With his left heel tapping a Navajo rug, and his right hand strumming a Gibson, Dan Magnolia is performing for a future audience of hundreds. But today, it’s just for a smartphone camera in a small D.C. apartment.
Magnolia, a singer-songwriter and open mic host, is part of The Iota Chair, an oral history project on Facebook with musicians who frequented Iota Club & Cafe, an Arlington music venue that closed last year amid redevelopment negotiations that would have raised the rent and forced a temporary move.
The project is the brainchild of Rachel Levitin, a D.C. musician with a journalism background, who purchased a chair from the storied site at its post-closing yard sale. Initially, she planned to merely place the chair in the corner of her apartment as a conversation piece. But at her housewarming party a couple weeks later, she realized her new digs could also double as a performance space—with the chair as a set piece.
For many NoVA musicians, Iota was legendary, a spot for budding performers to grab five minutes of the spotlight and network, and an early step for major artists such as Norah Jones, John Mayer and the band Dawes. The loss of such a treasured space—open for nearly a quarter century—was quite a blow to the local music community.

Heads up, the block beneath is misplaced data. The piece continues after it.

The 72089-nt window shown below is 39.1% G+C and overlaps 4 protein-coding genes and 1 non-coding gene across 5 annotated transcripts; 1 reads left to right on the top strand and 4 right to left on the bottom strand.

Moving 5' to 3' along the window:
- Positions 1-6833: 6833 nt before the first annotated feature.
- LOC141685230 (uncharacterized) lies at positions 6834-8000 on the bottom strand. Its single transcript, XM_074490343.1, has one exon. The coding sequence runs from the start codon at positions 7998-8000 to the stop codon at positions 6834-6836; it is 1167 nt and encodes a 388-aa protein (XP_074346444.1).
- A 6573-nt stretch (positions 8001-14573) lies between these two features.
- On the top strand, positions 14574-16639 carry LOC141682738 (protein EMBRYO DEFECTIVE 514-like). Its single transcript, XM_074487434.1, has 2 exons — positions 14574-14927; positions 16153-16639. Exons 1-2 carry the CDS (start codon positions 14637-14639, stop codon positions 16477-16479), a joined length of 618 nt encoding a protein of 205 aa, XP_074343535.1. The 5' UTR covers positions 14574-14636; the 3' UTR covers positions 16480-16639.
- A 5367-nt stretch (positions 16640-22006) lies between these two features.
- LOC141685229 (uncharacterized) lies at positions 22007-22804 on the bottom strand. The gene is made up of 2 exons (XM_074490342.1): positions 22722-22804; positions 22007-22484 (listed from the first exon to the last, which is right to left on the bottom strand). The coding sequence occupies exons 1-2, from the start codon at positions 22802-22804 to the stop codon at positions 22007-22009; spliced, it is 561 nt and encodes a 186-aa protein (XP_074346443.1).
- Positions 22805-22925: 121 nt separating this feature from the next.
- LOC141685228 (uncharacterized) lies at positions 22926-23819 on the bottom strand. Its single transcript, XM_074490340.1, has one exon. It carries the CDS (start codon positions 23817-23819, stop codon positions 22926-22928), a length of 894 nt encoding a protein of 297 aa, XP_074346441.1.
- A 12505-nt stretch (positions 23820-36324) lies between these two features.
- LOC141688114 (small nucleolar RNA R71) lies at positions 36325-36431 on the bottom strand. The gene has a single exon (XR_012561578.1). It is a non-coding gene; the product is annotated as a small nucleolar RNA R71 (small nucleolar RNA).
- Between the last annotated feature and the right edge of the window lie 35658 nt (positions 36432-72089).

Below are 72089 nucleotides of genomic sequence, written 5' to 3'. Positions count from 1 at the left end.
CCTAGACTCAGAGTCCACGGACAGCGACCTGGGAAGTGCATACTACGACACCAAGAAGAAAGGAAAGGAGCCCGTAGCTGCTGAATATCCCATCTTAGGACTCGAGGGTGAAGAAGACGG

“A lot of people went there during tougher times in their life, during a stormy weather kind of period,” Levitin says, a running theme she has observed in interviews thus far.
“Their life wasn’t a mess, it wasn’t terrible, but they were going through something.” A few years after losing her father, also a musician, Levitin found friendship and catharsis on Iota’s stage.
As the project roster approaches 20 performers, Levitin is considering next steps. A book of compiled interviews is a possibility but Levitin says she’s even more enthusiastic about a live anniversary show, presented as a sort of “late-night talk show” of interviews interspersed with performances.
Both Magnolia and Levitin were on site during Iota’s final night.
“It was packed, and all the performances—no matter what songs they were playing—it had this sort of weight, this sort of gravity to it,” Magnolia says.
Long after the doors closed, musicians continued jamming on the street out front.